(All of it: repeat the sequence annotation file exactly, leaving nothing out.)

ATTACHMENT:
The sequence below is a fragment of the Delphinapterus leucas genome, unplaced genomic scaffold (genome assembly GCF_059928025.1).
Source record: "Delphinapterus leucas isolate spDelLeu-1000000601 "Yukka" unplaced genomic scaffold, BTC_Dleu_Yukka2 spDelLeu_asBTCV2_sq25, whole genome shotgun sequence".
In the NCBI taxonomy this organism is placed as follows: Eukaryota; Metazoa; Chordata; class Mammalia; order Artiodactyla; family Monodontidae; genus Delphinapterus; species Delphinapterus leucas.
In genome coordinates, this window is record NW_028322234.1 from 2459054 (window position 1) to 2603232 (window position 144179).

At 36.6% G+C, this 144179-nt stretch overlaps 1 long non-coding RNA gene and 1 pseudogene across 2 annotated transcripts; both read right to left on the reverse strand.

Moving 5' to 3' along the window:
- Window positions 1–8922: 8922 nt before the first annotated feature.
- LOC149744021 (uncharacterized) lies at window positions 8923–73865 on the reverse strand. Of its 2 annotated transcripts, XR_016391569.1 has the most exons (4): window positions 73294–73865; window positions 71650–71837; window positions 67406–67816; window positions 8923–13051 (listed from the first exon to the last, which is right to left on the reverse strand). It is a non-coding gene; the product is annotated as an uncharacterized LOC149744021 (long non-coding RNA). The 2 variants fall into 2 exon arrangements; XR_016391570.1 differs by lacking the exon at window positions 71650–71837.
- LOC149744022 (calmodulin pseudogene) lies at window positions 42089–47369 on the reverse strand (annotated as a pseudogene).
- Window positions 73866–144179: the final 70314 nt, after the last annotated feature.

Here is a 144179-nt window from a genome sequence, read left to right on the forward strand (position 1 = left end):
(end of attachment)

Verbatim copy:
The sequence below is a fragment of the Delphinapterus leucas genome, unplaced genomic scaffold (genome assembly GCF_059928025.1).
Source record: "Delphinapterus leucas isolate spDelLeu-1000000601 "Yukka" unplaced genomic scaffold, BTC_Dleu_Yukka2 spDelLeu_asBTCV2_sq25, whole genome shotgun sequence".
In the NCBI taxonomy this organism is placed as follows: Eukaryota; Metazoa; Chordata; class Mammalia; order Artiodactyla; family Monodontidae; genus Delphinapterus; species Delphinapterus leucas.
In genome coordinates, this window is record NW_028322234.1 from 2459054 (window position 1) to 2603232 (window position 144179).

At 36.6% G+C, this 144179-nt stretch overlaps 1 long non-coding RNA gene and 1 pseudogene across 2 annotated transcripts; both read right to left on the reverse strand.

Moving 5' to 3' along the window:
- Window positions 1–8922: 8922 nt before the first annotated feature.
- LOC149744021 (uncharacterized) lies at window positions 8923–73865 on the reverse strand. Of its 2 annotated transcripts, XR_016391569.1 has the most exons (4): window positions 73294–73865; window positions 71650–71837; window positions 67406–67816; window positions 8923–13051 (listed from the first exon to the last, which is right to left on the reverse strand). It is a non-coding gene; the product is annotated as an uncharacterized LOC149744021 (long non-coding RNA). The 2 variants fall into 2 exon arrangements; XR_016391570.1 differs by lacking the exon at window positions 71650–71837.
- LOC149744022 (calmodulin pseudogene) lies at window positions 42089–47369 on the reverse strand (annotated as a pseudogene).
- Window positions 73866–144179: the final 70314 nt, after the last annotated feature.

Here is a 144179-nt window from a genome sequence, read left to right on the forward strand (position 1 = left end):